Some lesser known facts of Traits in PHP

Amit Merchant · February 10, 2020

Traits in PHP is a way of re-using the code. Basically, Traits are assistive copy-paste mechanism provided by the language itself. Using Traits, developers can reduce the limitations of single inheritence based languages such as PHP. I have written a dedicated article about it if you want to check it out.

Here in this article, I want to talk about a few interesting things about Traits which I think is useful if you work with Traits regularly.

Use of use is different for Traits

Normally, When used for namespaces, the “use” keyword treats the argument as an absolute path. So, take following for example.

<?php

namespace Foo\Bar;
use Foo\TestClass;

?>

Here, use will load the entire \Foo\TestClass (the initial \ is optional) class as an absolute path. But in case of Traits, the use keyword will treat the argument relative to the current namespace. Take following for example.

<?php

namespace Amit\Module;

class SomeClass 
{
    use Foo\SomeTrait; // This will be \Amit\Module\Foo\SomeTrait
}

?>

In the example above, the use keyword will treat the Trait in question as \Amit\Module\Foo\SomeTrait.

Traits can access private properties of a class

Traits have the access to the properties and methods of the class in which they are used. This includes private properties and methods as well.

<?php

trait TestTrait
{
    protected function accessVar()
    {
        return $this->var;
    }
}

class ConsumerClass
{
    use TestTrait;

    private $var = 'private variable';

    public function getVar()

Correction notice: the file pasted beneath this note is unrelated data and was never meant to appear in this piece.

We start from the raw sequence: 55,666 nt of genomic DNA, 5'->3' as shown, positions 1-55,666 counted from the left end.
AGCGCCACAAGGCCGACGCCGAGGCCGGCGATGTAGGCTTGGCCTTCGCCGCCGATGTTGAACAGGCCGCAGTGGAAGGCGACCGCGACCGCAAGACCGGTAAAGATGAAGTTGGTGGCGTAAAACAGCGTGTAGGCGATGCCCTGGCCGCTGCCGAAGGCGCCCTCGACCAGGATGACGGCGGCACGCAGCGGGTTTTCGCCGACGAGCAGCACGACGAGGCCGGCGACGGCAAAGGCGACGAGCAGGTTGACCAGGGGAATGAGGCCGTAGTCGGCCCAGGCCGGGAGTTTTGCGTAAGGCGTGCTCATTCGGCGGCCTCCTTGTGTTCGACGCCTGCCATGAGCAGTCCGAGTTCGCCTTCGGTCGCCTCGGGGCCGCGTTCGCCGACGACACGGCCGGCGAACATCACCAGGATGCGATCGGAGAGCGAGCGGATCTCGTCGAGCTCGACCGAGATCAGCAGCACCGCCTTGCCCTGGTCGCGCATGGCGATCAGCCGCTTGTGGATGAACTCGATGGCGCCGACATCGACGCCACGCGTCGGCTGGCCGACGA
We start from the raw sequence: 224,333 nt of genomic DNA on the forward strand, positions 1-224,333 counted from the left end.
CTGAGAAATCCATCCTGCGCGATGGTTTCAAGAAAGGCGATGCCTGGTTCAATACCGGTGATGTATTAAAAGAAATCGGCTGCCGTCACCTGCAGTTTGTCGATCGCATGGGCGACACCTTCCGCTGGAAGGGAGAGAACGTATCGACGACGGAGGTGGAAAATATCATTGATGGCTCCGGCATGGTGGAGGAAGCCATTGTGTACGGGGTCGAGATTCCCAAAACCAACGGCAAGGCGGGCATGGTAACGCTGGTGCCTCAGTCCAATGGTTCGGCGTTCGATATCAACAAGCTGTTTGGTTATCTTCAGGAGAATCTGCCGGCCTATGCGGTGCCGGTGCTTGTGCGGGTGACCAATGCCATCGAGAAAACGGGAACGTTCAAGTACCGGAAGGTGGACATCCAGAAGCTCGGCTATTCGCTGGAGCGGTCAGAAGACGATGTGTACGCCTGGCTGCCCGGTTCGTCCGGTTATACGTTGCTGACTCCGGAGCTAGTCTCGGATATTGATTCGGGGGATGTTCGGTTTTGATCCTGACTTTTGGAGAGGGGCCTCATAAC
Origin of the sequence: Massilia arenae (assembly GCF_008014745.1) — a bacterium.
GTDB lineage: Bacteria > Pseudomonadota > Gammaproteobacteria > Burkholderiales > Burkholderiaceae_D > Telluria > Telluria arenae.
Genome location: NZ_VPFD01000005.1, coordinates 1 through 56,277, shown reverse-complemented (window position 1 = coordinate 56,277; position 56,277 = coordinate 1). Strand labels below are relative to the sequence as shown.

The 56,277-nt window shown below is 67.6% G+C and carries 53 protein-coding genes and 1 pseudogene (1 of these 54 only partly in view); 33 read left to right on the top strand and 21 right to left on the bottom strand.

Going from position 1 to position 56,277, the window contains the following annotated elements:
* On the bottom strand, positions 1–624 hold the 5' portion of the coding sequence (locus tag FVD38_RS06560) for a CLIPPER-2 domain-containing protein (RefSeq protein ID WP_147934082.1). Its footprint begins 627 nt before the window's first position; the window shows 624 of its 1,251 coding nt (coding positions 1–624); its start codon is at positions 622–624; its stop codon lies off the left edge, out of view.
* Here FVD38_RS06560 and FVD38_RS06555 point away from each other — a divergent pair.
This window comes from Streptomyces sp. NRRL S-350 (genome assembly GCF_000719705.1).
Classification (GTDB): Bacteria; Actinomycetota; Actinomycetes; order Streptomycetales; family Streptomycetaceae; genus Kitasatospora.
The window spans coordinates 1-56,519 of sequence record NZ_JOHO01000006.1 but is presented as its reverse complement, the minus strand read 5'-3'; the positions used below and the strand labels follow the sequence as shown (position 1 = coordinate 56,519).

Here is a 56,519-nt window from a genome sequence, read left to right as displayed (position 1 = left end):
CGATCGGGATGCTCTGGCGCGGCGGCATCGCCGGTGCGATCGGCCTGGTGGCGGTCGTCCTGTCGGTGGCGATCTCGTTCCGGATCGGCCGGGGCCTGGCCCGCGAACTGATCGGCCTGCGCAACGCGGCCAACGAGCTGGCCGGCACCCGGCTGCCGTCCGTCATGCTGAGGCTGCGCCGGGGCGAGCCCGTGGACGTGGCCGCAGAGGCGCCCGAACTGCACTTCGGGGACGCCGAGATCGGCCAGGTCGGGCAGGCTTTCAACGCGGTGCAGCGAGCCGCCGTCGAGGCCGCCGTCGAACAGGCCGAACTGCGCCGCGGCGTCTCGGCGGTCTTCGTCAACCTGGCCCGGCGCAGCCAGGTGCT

{
        return $this->accessVar();
    }
}

$consumer = new ConsumerClass();
echo $consumer->getVar(); // 'private variable'

?>

As you can see in the example above, the method accessVar() is able to access the private property of the class ConsumerClass.

Trait methods can be called as if they are static

Apart from calling trait methods through $this inside the class, these methods can also be callable as if they were defined as static methods in a regular class

<?php

trait Foo
{ 
    function bar()
    { 
        return 'baz'; 
    } 
} 

echo Foo::bar(); 

?>

__CLASS__ is more magical in traits

The magic constant __CLASS__, if used in a trait and if that trait is used in a class, will return the name of the class.

<?php

trait sayWhere
{
    public function whereAmI() 
    {
        echo __CLASS__;
    }
}

class Hello
{
    use sayWHere;
}

class World
{
    use sayWHere;
}

$a = new Hello;
$a->whereAmI(); //Hello

$b = new World;
$b->whereAmI(); //World

?>

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Hi there! I'm Amit. I write articles about all things web development. If you like what I write, buy me a coffee. I'd highly appreciate that. Cheers!

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